Russian-speaking hackers have been using commercial satellites to mask malware attacks on western military and governmental networks in an escalation that has high-level security staff worried.
A report from Kaspersky Lab (opens in new tab) claims that the group behind the Ouroboros malware (also known as Snake or Turla) has been using commercial satellites to access hidden receiving stations in Africa and the Middle East
Satellites have been a favored front for cyber attacks on military and governmental networks in the West because they mask the location of the command and control servers that hackers use to issue instructions to malware on infected systems.
It exploits the fact that most communications being sent downstream from satellites to Earth are unencrypted and therefore vulnerable to spoofing. Even though there are a number of further steps involved, the escalation of this method has members of the security community concerned.
"We in security are always accused of spreading FUD, but this is the reality of the connected world we live in." said TK Keanini, CTO at Lancope, a company specialising in flow analytics for security and network performance monitoring. "These are talented well-funded threat actors whose job it is to not make the news; so when one does, consider them the sloppy ones."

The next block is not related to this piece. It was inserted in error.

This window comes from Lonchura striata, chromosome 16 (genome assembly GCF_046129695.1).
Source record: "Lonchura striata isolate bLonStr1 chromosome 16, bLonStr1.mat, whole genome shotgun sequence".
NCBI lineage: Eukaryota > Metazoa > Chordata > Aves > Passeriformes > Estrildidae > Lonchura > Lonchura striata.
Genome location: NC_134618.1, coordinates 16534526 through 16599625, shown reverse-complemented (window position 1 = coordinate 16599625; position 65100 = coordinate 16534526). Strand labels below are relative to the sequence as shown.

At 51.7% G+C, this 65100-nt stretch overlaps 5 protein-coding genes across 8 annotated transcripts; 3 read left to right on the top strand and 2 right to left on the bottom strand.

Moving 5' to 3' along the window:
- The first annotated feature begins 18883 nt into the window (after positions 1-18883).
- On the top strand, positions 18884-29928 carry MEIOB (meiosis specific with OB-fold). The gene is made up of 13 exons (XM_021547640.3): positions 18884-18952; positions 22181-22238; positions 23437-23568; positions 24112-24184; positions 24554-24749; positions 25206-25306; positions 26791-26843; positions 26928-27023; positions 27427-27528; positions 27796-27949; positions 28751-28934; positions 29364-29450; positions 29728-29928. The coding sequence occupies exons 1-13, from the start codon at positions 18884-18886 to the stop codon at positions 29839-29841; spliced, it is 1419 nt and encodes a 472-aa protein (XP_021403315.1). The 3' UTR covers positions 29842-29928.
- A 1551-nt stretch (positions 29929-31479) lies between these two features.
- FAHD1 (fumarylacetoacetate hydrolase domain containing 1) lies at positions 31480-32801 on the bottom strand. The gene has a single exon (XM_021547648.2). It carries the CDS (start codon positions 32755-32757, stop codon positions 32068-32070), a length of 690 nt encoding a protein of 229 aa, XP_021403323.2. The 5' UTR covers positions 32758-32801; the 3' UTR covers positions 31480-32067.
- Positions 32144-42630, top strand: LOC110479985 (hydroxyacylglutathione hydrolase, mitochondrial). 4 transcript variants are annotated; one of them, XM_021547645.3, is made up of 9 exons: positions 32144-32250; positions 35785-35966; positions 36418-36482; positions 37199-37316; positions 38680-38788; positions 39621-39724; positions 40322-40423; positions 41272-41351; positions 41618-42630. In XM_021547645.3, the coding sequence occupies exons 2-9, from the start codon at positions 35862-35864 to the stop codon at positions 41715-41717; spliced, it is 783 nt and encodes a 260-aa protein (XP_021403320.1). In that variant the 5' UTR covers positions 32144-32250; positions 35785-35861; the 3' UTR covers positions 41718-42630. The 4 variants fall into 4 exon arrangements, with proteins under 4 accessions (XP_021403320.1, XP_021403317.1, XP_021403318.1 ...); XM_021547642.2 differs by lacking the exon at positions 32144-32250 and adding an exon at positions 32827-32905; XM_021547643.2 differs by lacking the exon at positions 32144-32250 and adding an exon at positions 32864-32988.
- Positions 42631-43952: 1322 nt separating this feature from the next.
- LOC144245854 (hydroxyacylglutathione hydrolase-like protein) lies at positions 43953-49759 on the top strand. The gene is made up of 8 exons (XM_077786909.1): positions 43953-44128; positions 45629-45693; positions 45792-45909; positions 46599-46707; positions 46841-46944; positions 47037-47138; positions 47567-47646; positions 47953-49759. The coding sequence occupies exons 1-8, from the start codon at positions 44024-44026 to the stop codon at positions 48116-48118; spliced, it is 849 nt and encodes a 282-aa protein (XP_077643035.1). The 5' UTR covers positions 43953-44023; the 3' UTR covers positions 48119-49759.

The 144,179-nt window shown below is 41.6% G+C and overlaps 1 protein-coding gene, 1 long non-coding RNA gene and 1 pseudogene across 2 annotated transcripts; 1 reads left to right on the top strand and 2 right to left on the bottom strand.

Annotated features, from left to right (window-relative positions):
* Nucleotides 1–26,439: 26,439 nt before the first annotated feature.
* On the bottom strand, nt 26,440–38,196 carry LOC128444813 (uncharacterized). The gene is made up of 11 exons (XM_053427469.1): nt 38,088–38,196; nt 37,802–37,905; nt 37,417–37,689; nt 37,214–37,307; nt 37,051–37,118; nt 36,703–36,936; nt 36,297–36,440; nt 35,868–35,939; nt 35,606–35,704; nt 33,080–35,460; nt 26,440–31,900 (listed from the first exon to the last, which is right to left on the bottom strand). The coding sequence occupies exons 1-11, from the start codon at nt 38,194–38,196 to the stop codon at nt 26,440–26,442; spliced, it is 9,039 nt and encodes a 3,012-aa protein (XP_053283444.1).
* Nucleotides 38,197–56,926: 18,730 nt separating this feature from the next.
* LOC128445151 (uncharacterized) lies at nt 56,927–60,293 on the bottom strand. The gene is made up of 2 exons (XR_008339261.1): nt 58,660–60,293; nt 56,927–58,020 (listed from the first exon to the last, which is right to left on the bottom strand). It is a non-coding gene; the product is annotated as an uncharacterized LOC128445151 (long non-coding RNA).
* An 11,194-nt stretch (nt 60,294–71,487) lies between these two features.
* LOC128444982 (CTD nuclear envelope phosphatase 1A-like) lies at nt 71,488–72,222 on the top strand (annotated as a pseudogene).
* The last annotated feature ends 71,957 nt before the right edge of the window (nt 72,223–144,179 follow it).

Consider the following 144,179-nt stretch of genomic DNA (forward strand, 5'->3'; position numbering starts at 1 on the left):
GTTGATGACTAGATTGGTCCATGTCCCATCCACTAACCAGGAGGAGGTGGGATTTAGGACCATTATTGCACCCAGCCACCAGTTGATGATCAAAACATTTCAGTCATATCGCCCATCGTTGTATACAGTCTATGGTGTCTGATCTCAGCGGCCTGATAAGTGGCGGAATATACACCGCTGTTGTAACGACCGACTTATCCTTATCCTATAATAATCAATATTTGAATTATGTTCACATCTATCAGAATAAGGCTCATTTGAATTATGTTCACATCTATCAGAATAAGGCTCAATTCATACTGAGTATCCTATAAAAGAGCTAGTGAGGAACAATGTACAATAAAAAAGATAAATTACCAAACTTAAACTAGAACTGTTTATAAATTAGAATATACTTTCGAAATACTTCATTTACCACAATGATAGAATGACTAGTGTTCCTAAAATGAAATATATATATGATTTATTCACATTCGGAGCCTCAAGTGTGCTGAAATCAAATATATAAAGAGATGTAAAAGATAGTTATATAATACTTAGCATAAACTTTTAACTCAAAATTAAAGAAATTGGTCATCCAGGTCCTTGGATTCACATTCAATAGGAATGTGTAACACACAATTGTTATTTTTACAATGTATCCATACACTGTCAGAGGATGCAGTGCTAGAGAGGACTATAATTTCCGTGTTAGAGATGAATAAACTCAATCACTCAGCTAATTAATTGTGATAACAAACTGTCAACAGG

It's also incredibly hard to trace this kind of attack as the trail often dies quickly and trying to stop it completely is also proving incredibly tricky.
Only one way to stop it
"Using a cloned modem makes it harder for ISPs to block the traffic since it would impact legitimate users," added Ian Pratt, CEO and co-founder, Bromium, an endpoint protection and security firm. "The miscreants can simply switch to cloning a different legitimate user's device."
"Strong authentication of access modems using a key unique to each device is the only way to block this kind of attack, but can only realistically be done for new deployments," he said.
With governmental organisations, embassies and firms in Russia, China and a dozen other countries targeted plus research groups and medical firms, the security community is right to be worried about this method of spreading malware.